Contrary to the impression being created about fossil fuel becoming irrelevant in the nearest future, Austin Avuru, Chief Executive Officer, Seplat Petroleum Development Company Plc, said that there is no cause for alarm as it will account for 53 percent of the world energy demand by 2040.
Speaking at the Offshore Technology Conference, OTC, panel session hosted by the Petroleum Technology Association of Nigeria (PETEAN) in Houston, Texas, USA, Avuru said, "Even up to 2040, fossil fuel will account for 53 per cent of the world energy demand. What we are seeing is a gradual decline in the total contribution of fossil fuel to the energy mix over time. It is not an overnight elimination of fossil fuel.
"The impression is generally given that the world is fighting a spirited battle to make sure that fossil fuel becomes irrelevant. And in that context, countries like Nigeria that are endowed with fossil fuel, people seem to be peeping out of the window and say you are going to wake up one day and we have no use for your crude oil and natural gas, and we will be laughing at you. You will become such a worthless country because your fossil fuel endowment will become completely useless to the world."
He explained that what the world is experiencing is a gradual transformation that should not be seen as a curse, but as a solution that is being provided to the world such that by the time we get to the point of decline in the supply of fossil fuel, there will be alternatives to fill the vacuum.
He, however, cautioned, "When you see the demand for energy versus the supply, if we do nothing about oil and gas, you will see that the gap over a 20 year period will lead to a catastrophe."
The Seplat CEO also explained that Fossil fuel was always known to be a finite resource, which means that the world, over the last 100 years, knew that there will come to a time where decline in the supply of fossil fuel as energy source will set in.
According to him, "As we move beyond 2030, 2040 and 2050, the energy mix will continue to be guided by availability, commercial consideration; which means, even for fossil fuels, countries will pay attention to cost because fossil fuel will have to be able to compete, the same way renewable will have to be able to compete.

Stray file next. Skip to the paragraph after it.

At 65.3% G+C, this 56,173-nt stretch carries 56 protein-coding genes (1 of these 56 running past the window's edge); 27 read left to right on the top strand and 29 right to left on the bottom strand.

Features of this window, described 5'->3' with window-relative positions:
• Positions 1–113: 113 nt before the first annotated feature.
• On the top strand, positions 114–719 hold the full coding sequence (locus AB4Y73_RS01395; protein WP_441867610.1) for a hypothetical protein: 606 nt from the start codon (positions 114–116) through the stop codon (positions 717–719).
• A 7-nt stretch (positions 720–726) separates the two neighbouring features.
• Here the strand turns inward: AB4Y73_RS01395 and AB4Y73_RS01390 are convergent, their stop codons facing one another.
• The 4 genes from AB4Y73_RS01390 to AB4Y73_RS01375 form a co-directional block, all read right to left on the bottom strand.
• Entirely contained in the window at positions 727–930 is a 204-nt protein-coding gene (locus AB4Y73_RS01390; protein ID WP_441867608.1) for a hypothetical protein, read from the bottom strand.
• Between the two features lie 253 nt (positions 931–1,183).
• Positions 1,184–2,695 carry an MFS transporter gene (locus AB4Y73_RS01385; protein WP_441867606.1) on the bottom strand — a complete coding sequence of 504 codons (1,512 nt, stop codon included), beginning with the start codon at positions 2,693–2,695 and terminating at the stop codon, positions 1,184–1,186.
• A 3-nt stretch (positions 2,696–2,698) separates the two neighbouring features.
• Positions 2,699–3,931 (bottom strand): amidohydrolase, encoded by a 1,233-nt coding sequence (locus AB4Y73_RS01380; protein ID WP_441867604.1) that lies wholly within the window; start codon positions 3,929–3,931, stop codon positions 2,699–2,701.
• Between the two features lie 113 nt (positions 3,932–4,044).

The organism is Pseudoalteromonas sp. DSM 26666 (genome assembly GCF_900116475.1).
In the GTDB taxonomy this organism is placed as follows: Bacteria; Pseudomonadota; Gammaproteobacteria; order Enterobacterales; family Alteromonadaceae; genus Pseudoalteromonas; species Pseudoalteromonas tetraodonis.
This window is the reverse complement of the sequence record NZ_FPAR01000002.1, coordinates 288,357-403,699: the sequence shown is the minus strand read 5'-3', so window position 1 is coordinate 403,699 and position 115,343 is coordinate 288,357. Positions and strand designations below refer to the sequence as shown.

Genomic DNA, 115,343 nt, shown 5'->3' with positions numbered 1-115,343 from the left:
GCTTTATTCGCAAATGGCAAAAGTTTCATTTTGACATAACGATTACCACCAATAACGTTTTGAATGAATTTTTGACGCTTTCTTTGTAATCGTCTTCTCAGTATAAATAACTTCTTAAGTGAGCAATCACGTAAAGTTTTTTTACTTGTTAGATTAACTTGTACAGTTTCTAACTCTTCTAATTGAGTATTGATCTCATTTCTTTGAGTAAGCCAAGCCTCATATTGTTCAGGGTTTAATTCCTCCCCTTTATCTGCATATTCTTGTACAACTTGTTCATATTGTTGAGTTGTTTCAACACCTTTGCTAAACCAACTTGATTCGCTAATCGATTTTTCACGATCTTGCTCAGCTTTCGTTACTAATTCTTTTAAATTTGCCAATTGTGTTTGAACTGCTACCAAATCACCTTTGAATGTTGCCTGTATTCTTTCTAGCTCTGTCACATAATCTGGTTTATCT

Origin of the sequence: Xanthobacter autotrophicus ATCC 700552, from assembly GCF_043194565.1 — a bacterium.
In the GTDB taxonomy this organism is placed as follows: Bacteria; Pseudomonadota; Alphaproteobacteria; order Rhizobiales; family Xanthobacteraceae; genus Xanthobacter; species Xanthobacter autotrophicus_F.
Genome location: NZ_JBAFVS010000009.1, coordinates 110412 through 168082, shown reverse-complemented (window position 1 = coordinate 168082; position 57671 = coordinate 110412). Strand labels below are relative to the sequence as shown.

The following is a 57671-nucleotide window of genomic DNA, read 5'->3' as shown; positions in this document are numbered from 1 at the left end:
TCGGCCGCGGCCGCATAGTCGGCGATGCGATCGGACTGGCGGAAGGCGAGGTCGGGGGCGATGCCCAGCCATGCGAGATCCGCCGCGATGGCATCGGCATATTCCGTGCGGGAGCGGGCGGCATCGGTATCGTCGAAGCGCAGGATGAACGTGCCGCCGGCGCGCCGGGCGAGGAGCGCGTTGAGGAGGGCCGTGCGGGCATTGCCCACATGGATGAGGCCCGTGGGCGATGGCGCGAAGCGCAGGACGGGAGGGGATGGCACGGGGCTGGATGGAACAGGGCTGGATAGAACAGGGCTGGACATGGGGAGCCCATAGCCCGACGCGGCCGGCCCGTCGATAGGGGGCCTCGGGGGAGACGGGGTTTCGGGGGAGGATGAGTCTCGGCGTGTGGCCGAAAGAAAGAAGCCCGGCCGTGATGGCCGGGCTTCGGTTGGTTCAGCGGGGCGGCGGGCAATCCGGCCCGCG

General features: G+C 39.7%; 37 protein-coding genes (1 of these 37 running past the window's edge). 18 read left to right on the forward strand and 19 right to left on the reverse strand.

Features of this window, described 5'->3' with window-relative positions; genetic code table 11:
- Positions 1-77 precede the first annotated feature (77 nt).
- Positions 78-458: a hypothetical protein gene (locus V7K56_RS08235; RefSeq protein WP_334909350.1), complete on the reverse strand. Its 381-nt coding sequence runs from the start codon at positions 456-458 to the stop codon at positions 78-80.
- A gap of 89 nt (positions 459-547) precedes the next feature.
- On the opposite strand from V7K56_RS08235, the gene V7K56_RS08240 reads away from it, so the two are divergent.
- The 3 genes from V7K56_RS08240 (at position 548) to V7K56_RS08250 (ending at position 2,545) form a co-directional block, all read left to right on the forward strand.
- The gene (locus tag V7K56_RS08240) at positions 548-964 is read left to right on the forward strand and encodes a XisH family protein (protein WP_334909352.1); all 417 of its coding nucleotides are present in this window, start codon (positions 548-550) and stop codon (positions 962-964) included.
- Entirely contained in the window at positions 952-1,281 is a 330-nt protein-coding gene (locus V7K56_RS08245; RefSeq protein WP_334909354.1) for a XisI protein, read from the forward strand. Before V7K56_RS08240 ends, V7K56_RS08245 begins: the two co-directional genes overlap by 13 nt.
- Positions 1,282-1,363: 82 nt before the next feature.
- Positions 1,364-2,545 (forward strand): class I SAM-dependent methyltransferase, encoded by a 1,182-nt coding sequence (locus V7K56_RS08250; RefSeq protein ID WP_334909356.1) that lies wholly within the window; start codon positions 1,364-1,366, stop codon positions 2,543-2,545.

"Those days in the 70s, there was a prediction by the International Energy Agency that between 2012 and 2015, we would get to peak oil. Peak oil means that, beyond that point, we will begin to see a decline in the world production. Thanks to technology. That date has been shifted forward. Peak oil will come. We have only shifted it forward because of technology.
"Today, technology has enabled us to get crude oil and natural gas out of shale. Those of us who are geologists have always known that, there was crude oil in shale, but shale didn't have the permeability to release it. What technology has done through tracking is to induce that permeability to release the crude oil and natural gas from shale. Thanks to technology, because we have seen additional sources of crude oil and natural gas that moved backwards the date for peak oil.
"What we are seeing today is a very sensible scientific move by the world and by the advanced technologies of the world to start developing that alternative to fossil fuel because the day will come when there will be no fossil fuel.'
"What we are seeing is a gradual transformation that should not be seen as a curse, but as a solution that is being provided to the world that by the time we get to the point of decline in the supply of fossil fuel, there will be alternatives to fill the vacuum.
"The point I am making and the point to take home is that there is no gang up by the world to make fossil fuel irrelevant. What the world is doing, is to start in a timely fashion to develop the alternatives that must come when fossil fuel delivery in the world energy mix starts to decline,Avuru added.
Read the original article on Vanguard.
AllAfrica publishes around 600 reports a day from more than 150 news organizations and over 500 other institutions and individuals, representing a diversity of positions on every topic. We publish news and views ranging from vigorous opponents of governments to government publications and spokespersons. Publishers named above each report are responsible for their own content, which AllAfrica does not have the legal right to edit or correct.
Articles and commentaries that identify allAfrica.com as the publisher are produced or commissioned by AllAfrica. To address comments or complaints, please Contact us.
AllAfrica is a voice of, by and about Africa - aggregating, producing and distributing 600 news and information items daily from over 150 African news organizations and our own reporters to an African and global public. We operate from Cape Town, Dakar, Abuja, Monrovia, Nairobi and Washington DC.